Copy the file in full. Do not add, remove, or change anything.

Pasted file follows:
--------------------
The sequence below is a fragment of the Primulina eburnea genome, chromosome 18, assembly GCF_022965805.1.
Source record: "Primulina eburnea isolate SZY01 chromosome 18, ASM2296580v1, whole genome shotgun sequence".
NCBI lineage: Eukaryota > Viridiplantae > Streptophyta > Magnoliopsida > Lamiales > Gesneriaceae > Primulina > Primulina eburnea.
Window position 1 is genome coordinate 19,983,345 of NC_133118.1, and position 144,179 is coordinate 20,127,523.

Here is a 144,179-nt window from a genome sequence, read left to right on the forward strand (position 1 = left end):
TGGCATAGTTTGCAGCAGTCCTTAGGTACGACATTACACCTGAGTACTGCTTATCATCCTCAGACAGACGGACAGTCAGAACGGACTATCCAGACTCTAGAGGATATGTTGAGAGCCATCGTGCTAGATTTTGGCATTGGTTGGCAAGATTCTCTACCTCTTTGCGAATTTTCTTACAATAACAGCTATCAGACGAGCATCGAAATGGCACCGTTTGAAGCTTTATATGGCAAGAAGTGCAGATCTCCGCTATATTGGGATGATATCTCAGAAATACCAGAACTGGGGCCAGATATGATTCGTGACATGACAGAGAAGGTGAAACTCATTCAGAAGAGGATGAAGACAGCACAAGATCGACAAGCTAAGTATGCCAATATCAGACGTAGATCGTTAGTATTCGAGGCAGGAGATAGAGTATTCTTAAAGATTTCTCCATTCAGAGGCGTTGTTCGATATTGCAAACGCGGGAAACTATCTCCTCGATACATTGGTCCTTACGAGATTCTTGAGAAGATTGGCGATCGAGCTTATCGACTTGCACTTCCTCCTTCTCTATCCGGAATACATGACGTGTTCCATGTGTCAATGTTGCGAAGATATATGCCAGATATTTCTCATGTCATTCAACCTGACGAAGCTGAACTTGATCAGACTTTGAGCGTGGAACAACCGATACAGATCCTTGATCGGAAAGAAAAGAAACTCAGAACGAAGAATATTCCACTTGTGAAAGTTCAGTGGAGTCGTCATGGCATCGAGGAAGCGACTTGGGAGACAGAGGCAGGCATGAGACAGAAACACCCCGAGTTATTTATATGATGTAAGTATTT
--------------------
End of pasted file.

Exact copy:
The sequence below is a fragment of the Primulina eburnea genome, chromosome 18, assembly GCF_022965805.1.
Source record: "Primulina eburnea isolate SZY01 chromosome 18, ASM2296580v1, whole genome shotgun sequence".
NCBI lineage: Eukaryota > Viridiplantae > Streptophyta > Magnoliopsida > Lamiales > Gesneriaceae > Primulina > Primulina eburnea.
Window position 1 is genome coordinate 19,983,345 of NC_133118.1, and position 144,179 is coordinate 20,127,523.

Here is a 144,179-nt window from a genome sequence, read left to right on the forward strand (position 1 = left end):
TGGCATAGTTTGCAGCAGTCCTTAGGTACGACATTACACCTGAGTACTGCTTATCATCCTCAGACAGACGGACAGTCAGAACGGACTATCCAGACTCTAGAGGATATGTTGAGAGCCATCGTGCTAGATTTTGGCATTGGTTGGCAAGATTCTCTACCTCTTTGCGAATTTTCTTACAATAACAGCTATCAGACGAGCATCGAAATGGCACCGTTTGAAGCTTTATATGGCAAGAAGTGCAGATCTCCGCTATATTGGGATGATATCTCAGAAATACCAGAACTGGGGCCAGATATGATTCGTGACATGACAGAGAAGGTGAAACTCATTCAGAAGAGGATGAAGACAGCACAAGATCGACAAGCTAAGTATGCCAATATCAGACGTAGATCGTTAGTATTCGAGGCAGGAGATAGAGTATTCTTAAAGATTTCTCCATTCAGAGGCGTTGTTCGATATTGCAAACGCGGGAAACTATCTCCTCGATACATTGGTCCTTACGAGATTCTTGAGAAGATTGGCGATCGAGCTTATCGACTTGCACTTCCTCCTTCTCTATCCGGAATACATGACGTGTTCCATGTGTCAATGTTGCGAAGATATATGCCAGATATTTCTCATGTCATTCAACCTGACGAAGCTGAACTTGATCAGACTTTGAGCGTGGAACAACCGATACAGATCCTTGATCGGAAAGAAAAGAAACTCAGAACGAAGAATATTCCACTTGTGAAAGTTCAGTGGAGTCGTCATGGCATCGAGGAAGCGACTTGGGAGACAGAGGCAGGCATGAGACAGAAACACCCCGAGTTATTTATATGATGTAAGTATTT